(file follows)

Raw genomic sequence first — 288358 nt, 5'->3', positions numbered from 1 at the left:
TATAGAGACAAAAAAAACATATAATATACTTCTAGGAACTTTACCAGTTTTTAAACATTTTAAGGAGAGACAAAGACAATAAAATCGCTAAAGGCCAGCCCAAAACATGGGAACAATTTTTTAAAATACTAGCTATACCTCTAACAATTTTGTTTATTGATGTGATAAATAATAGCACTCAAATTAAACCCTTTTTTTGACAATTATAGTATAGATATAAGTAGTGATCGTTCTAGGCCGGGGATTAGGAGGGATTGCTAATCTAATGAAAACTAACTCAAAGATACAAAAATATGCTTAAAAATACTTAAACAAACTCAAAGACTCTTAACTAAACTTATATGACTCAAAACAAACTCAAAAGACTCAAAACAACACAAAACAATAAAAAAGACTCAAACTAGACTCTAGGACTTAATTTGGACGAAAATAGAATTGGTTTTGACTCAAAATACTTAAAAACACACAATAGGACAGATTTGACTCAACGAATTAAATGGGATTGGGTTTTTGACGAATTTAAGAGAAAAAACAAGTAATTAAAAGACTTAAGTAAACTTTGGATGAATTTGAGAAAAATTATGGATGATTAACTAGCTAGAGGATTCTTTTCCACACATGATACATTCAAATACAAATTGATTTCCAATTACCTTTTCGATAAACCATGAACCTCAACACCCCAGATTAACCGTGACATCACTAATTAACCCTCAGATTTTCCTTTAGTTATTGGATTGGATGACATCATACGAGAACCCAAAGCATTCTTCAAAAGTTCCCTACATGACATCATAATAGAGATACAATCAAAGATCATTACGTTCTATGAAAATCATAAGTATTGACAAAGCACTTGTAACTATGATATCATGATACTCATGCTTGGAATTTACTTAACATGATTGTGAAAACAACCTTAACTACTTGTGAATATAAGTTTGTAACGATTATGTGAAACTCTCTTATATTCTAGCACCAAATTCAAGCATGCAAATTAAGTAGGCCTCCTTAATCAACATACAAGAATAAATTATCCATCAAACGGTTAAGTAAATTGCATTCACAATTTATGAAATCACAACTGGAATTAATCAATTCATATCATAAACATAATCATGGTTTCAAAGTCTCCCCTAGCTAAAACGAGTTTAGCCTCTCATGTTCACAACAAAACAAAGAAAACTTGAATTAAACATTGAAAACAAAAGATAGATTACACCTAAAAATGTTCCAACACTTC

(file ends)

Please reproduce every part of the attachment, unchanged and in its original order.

Raw genomic sequence first — 288358 nt, 5'->3', positions numbered from 1 at the left:
TATAGAGACAAAAAAAACATATAATATACTTCTAGGAACTTTACCAGTTTTTAAACATTTTAAGGAGAGACAAAGACAATAAAATCGCTAAAGGCCAGCCCAAAACATGGGAACAATTTTTTAAAATACTAGCTATACCTCTAACAATTTTGTTTATTGATGTGATAAATAATAGCACTCAAATTAAACCCTTTTTTTGACAATTATAGTATAGATATAAGTAGTGATCGTTCTAGGCCGGGGATTAGGAGGGATTGCTAATCTAATGAAAACTAACTCAAAGATACAAAAATATGCTTAAAAATACTTAAACAAACTCAAAGACTCTTAACTAAACTTATATGACTCAAAACAAACTCAAAAGACTCAAAACAACACAAAACAATAAAAAAGACTCAAACTAGACTCTAGGACTTAATTTGGACGAAAATAGAATTGGTTTTGACTCAAAATACTTAAAAACACACAATAGGACAGATTTGACTCAACGAATTAAATGGGATTGGGTTTTTGACGAATTTAAGAGAAAAAACAAGTAATTAAAAGACTTAAGTAAACTTTGGATGAATTTGAGAAAAATTATGGATGATTAACTAGCTAGAGGATTCTTTTCCACACATGATACATTCAAATACAAATTGATTTCCAATTACCTTTTCGATAAACCATGAACCTCAACACCCCAGATTAACCGTGACATCACTAATTAACCCTCAGATTTTCCTTTAGTTATTGGATTGGATGACATCATACGAGAACCCAAAGCATTCTTCAAAAGTTCCCTACATGACATCATAATAGAGATACAATCAAAGATCATTACGTTCTATGAAAATCATAAGTATTGACAAAGCACTTGTAACTATGATATCATGATACTCATGCTTGGAATTTACTTAACATGATTGTGAAAACAACCTTAACTACTTGTGAATATAAGTTTGTAACGATTATGTGAAACTCTCTTATATTCTAGCACCAAATTCAAGCATGCAAATTAAGTAGGCCTCCTTAATCAACATACAAGAATAAATTATCCATCAAACGGTTAAGTAAATTGCATTCACAATTTATGAAATCACAACTGGAATTAATCAATTCATATCATAAACATAATCATGGTTTCAAAGTCTCCCCTAGCTAAAACGAGTTTAGCCTCTCATGTTCACAACAAAACAAAGAAAACTTGAATTAAACATTGAAAACAAAAGATAGATTACACCTAAAAATGTTCCAACACTTC